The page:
More immediate concerns weigh on the minds of those partnering with Haitian believers, though. What will they eat?

“They lost most or all of their livestock, which is a huge blow to them as far as food and finance,” said Havel, who over a half-dozen trips to Haiti has seen chickens roaming and the occasional goat or cow tied to a tree in the owner’s yard.

“Everybody lost anything planted,” Wilkins said. “Whether you’re a subsistence farmer, or a farmer growing crops to sell, … there will be nothing. The big concern is what do we do about that.”

He’s also concerned about four to six months from now, when plants that would have matured won’t be there to harvest, and the hurricane is farther from people’s minds.

Havel said those preparing for a 2017 trip — a trip that will likely occur a few months later in the year this time, after all the hurricane has wrought — have been pondering how to get food there. Carry in bags of nutrient-and-rice packets, the kind often packed at group events? It’s hard to take enough of them when each person is limited to 50 pounds, he said.

Send a crate of supplies? That brings its own challenges, Wilkins said.

“It’s pretty remote, and then there’s the whole government corruption thing,” Wilkins said. “There’s a history of things being in port, but they can’t get access to it because they won’t pay the bribe.”

For those reasons, many are pointing to another method: Simply donate funds.

“What they need right now is money,” Havel said.

For many, this is not their first time to see Haiti bear a major storm, and figuring out how to help comes with the thick-and-thin of being in that relationship.

“My hope was always that it would be more than just a one-shot deal,” Havel said of his church’s partnership with those in Fondwa. “That’s what’s meaningful about it for me. …We’ve established relationships.”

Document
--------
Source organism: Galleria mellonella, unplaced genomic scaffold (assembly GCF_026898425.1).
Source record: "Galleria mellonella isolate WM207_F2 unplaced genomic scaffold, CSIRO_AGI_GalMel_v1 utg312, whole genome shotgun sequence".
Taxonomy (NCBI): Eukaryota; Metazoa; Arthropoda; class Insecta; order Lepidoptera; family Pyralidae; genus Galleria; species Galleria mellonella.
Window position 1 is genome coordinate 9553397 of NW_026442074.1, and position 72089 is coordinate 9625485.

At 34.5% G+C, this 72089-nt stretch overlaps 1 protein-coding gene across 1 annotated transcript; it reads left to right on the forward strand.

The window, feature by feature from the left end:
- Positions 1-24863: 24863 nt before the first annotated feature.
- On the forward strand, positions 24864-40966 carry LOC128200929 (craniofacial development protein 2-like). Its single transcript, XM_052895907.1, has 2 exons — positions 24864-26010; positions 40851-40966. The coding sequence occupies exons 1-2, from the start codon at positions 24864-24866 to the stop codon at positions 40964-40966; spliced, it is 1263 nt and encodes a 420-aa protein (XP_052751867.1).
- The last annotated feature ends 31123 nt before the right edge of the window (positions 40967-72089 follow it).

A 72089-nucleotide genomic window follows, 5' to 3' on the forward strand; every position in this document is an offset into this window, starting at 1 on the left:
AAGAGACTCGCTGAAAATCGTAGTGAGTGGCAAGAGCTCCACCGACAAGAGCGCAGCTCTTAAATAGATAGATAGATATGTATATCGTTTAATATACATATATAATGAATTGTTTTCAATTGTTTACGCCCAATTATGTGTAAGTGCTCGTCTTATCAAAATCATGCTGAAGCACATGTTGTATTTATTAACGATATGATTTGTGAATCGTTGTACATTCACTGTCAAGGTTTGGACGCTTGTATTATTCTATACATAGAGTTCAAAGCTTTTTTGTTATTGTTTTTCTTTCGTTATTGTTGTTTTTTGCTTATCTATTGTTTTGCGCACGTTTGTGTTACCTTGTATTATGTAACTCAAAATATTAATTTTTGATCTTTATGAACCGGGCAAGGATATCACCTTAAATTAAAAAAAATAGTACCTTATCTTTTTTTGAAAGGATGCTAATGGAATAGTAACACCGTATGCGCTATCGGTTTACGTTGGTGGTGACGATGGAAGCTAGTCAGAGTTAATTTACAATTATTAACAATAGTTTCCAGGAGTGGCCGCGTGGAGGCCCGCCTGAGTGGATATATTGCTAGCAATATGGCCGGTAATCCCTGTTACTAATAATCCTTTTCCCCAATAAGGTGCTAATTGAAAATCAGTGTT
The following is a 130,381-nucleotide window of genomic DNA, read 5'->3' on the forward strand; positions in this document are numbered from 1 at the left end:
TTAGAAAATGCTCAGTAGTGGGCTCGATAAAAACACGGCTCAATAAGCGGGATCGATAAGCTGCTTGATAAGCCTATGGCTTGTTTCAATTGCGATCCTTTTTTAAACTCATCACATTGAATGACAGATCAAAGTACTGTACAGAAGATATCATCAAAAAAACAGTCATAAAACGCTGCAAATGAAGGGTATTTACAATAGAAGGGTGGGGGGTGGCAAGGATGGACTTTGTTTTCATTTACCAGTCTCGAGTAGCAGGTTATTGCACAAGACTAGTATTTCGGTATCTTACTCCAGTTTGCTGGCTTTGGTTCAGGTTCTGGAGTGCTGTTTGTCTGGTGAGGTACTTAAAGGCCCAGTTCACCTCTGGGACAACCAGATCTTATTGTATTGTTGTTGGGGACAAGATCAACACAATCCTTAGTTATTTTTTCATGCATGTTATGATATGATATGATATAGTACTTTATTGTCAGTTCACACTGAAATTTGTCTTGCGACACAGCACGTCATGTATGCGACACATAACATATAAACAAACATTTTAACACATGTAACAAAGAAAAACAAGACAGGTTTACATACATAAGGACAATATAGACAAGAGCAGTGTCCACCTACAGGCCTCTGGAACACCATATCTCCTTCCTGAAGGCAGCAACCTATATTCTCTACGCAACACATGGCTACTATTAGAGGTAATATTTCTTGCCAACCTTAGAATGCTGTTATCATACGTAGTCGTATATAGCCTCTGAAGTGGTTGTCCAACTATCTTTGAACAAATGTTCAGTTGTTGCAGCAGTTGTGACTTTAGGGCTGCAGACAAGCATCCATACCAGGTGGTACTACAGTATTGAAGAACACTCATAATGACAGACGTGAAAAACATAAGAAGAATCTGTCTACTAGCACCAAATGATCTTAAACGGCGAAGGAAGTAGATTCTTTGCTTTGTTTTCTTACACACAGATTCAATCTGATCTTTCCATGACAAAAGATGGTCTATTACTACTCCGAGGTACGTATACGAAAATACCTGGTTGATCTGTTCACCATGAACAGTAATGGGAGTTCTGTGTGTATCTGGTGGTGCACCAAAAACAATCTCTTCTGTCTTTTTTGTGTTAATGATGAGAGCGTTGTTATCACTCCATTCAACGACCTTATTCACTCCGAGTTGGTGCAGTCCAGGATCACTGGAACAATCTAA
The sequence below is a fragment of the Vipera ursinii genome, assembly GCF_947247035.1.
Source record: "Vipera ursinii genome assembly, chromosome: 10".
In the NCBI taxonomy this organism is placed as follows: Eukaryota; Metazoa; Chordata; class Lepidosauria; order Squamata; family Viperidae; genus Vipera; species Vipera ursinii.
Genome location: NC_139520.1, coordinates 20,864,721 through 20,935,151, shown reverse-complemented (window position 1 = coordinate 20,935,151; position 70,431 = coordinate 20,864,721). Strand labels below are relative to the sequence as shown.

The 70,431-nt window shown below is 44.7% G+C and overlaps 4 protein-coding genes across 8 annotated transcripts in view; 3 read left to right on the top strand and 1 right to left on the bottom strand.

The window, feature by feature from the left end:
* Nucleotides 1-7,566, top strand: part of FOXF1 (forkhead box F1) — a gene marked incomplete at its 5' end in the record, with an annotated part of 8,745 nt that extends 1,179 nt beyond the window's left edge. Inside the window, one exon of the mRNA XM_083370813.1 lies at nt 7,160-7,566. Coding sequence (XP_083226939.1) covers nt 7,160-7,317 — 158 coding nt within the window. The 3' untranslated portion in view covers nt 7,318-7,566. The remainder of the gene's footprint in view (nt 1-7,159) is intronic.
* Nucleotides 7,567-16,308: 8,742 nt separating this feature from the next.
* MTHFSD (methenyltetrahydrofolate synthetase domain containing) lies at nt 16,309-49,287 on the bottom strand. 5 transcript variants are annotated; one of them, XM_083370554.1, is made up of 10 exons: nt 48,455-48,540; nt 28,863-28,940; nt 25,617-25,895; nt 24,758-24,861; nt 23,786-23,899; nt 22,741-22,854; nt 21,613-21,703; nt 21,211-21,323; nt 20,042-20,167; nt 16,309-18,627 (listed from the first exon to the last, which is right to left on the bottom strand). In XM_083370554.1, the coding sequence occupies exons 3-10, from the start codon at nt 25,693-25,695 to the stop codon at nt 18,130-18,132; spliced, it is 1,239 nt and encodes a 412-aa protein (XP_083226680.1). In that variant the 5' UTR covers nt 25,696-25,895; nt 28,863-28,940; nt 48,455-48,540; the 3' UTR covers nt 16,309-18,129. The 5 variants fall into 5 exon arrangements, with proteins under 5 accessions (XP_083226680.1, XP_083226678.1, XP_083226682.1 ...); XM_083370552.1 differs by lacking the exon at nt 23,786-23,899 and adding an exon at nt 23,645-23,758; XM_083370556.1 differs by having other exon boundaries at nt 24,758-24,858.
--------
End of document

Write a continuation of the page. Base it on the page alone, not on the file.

And churches who partner with Haiti are partnering with a people of strength, Wright said.

“They’ll survive, even though they’re devastated,” he said. “They’re the most resilient people that I’ve ever met.”

Helping Haiti

These are some avenues for donating to Haiti relief recommended by local churches.

-Donations can be made to/through Cross of Grace Lutheran Church, 3519 S. County Road 600W, New Palestine, IN 46163. Or see crossofgrace.org. The Rev. Mark Havel said the money will go toward a building project when the church next sends a team to Haiti in 2017.

-Some area mission teams have traveled through Go Ministries, which serves Haiti. Find storm impact updates on the blog at gomin.org/ministry/news. The gomin.org site also offers an opportunity to donate.

Haitian Christian Outreach (haitianchristian.org).

-Gary Sickle, pastor of Shirley Christian Church, recommended texting “helpIDES” to the number 76959. He said International Disaster Emergency Services is in the process of providing more than $100,000 for aid to victims of Hurricane Matthew in multiple countries, including Haiti and the United States. Learn more at https://www.ides.org/news/pray-for-those-in-the-path-of-hurrican-matthew.

Park Chapel Christian Church is having a rice-and-nutrients bagging event for Haiti on Nov. 12 at the church, 1176 E. McKenzie Road, Greenfield. Learn more at http://parkchapel.org/event/2016-11-12-food-bagging-project/ or by calling 317-462-4513.

-Write a check to Greenfield Christian Church, 23 N. East St., Greenfield, IN 46140, with “Week of Compassion Hurricane Relief” on the memo line. Or donate online at weekofcompassion.org.

-Visit worldrenewal.org and click “Partner,” “Give Today,” and “Haiti.” Call World Renewal International at 317-467-9899 with questions.

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Anne Smith is a reporter at the Greenfield Daily Reporter. She can be reached at annesmith@greenfieldreporter.com